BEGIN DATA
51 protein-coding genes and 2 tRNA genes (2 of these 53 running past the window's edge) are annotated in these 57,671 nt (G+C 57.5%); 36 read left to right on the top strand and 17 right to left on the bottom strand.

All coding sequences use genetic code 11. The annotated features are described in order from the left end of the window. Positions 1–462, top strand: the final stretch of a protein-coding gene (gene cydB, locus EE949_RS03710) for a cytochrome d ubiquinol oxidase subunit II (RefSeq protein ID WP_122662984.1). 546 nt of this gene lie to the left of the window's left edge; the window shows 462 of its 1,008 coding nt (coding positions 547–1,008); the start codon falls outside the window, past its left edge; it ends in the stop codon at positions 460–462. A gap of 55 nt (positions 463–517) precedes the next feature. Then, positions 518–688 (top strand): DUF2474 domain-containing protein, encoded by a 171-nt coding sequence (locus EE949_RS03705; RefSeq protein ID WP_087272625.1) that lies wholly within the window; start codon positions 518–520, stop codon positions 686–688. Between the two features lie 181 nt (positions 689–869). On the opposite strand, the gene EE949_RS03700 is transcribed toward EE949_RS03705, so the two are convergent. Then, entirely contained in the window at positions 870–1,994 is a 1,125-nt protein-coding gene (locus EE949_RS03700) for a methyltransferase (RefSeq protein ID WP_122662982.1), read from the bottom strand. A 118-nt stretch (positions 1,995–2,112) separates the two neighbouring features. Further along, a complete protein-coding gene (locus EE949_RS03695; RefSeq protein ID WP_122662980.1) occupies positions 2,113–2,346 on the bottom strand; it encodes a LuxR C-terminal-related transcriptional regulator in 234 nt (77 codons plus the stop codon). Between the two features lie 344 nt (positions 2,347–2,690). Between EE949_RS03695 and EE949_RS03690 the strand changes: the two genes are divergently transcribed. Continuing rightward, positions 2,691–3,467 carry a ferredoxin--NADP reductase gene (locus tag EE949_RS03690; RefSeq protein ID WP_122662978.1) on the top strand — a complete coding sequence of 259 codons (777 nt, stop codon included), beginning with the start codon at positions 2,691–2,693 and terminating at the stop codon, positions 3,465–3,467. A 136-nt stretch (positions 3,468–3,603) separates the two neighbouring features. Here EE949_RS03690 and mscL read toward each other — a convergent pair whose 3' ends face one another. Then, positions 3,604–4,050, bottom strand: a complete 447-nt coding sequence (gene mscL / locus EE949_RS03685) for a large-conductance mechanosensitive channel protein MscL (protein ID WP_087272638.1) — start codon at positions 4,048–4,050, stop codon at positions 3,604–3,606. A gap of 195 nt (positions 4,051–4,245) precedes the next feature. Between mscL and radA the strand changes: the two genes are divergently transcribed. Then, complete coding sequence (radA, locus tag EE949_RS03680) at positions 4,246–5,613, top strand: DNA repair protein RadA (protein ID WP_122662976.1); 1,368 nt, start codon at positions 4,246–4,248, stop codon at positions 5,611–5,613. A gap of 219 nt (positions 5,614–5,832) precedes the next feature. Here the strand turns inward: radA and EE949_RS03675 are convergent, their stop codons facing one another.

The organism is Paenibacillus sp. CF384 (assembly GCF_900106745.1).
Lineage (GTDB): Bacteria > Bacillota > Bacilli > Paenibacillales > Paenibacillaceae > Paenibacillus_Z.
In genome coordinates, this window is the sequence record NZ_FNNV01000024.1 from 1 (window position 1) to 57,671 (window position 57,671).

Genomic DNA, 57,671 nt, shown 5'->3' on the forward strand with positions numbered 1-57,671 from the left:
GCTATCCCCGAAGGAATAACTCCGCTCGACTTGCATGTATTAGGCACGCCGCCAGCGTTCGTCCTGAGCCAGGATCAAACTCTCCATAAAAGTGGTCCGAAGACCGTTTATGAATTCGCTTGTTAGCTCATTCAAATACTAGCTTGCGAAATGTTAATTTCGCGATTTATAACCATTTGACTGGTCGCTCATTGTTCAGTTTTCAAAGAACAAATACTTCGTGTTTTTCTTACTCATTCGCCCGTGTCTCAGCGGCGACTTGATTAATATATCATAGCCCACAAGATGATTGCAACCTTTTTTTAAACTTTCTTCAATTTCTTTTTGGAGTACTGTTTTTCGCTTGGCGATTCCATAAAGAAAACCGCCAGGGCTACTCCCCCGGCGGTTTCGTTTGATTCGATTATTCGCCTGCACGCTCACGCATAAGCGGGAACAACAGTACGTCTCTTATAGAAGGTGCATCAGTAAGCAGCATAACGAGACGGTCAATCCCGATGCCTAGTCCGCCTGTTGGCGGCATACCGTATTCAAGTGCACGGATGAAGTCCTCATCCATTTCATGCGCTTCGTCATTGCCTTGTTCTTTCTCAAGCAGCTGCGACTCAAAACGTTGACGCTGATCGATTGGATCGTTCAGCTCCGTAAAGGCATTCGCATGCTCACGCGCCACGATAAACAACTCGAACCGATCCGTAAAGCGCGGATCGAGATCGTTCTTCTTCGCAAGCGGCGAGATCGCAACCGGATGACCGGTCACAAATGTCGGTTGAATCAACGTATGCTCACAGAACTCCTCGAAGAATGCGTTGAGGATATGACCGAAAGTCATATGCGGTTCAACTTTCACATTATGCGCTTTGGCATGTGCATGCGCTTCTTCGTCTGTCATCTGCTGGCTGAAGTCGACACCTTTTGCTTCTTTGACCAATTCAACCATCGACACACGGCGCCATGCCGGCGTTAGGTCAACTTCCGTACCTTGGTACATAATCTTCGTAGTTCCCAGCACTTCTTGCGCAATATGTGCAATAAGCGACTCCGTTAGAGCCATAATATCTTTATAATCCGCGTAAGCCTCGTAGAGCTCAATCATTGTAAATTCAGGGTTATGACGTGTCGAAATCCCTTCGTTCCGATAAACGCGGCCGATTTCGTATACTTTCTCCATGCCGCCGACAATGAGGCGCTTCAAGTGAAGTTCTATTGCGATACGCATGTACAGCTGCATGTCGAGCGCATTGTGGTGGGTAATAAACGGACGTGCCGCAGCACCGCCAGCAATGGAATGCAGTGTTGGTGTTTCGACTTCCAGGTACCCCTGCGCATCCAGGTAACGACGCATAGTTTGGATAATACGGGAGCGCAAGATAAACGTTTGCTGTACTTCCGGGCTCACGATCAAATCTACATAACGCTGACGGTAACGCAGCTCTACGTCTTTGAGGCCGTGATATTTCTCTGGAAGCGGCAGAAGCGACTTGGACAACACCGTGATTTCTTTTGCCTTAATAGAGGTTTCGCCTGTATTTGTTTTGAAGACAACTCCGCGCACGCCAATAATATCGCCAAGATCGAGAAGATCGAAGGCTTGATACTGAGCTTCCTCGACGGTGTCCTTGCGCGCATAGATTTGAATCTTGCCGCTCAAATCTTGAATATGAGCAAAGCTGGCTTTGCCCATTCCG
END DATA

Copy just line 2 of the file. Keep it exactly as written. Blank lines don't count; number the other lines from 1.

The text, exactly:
All coding sequences use genetic code 11. The annotated features are described in order from the left end of the window. Positions 1–462, top strand: the final stretch of a protein-coding gene (gene cydB, locus EE949_RS03710) for a cytochrome d ubiquinol oxidase subunit II (RefSeq protein ID WP_122662984.1). 546 nt of this gene lie to the left of the window's left edge; the window shows 462 of its 1,008 coding nt (coding positions 547–1,008); the start codon falls outside the window, past its left edge; it ends in the stop codon at positions 460–462. A gap of 55 nt (positions 463–517) precedes the next feature. Then, positions 518–688 (top strand): DUF2474 domain-containing protein, encoded by a 171-nt coding sequence (locus EE949_RS03705; RefSeq protein ID WP_087272625.1) that lies wholly within the window; start codon positions 518–520, stop codon positions 686–688. Between the two features lie 181 nt (positions 689–869). On the opposite strand, the gene EE949_RS03700 is transcribed toward EE949_RS03705, so the two are convergent. Then, entirely contained in the window at positions 870–1,994 is a 1,125-nt protein-coding gene (locus EE949_RS03700) for a methyltransferase (RefSeq protein ID WP_122662982.1), read from the bottom strand. A 118-nt stretch (positions 1,995–2,112) separates the two neighbouring features. Further along, a complete protein-coding gene (locus EE949_RS03695; RefSeq protein ID WP_122662980.1) occupies positions 2,113–2,346 on the bottom strand; it encodes a LuxR C-terminal-related transcriptional regulator in 234 nt (77 codons plus the stop codon). Between the two features lie 344 nt (positions 2,347–2,690). Between EE949_RS03695 and EE949_RS03690 the strand changes: the two genes are divergently transcribed. Continuing rightward, positions 2,691–3,467 carry a ferredoxin--NADP reductase gene (locus tag EE949_RS03690; RefSeq protein ID WP_122662978.1) on the top strand — a complete coding sequence of 259 codons (777 nt, stop codon included), beginning with the start codon at positions 2,691–2,693 and terminating at the stop codon, positions 3,465–3,467. A 136-nt stretch (positions 3,468–3,603) separates the two neighbouring features. Here EE949_RS03690 and mscL read toward each other — a convergent pair whose 3' ends face one another. Then, positions 3,604–4,050, bottom strand: a complete 447-nt coding sequence (gene mscL / locus EE949_RS03685) for a large-conductance mechanosensitive channel protein MscL (protein ID WP_087272638.1) — start codon at positions 4,048–4,050, stop codon at positions 3,604–3,606. A gap of 195 nt (positions 4,051–4,245) precedes the next feature. Between mscL and radA the strand changes: the two genes are divergently transcribed. Then, complete coding sequence (radA, locus tag EE949_RS03680) at positions 4,246–5,613, top strand: DNA repair protein RadA (protein ID WP_122662976.1); 1,368 nt, start codon at positions 4,246–4,248, stop codon at positions 5,611–5,613. A gap of 219 nt (positions 5,614–5,832) precedes the next feature. Here the strand turns inward: radA and EE949_RS03675 are convergent, their stop codons facing one another.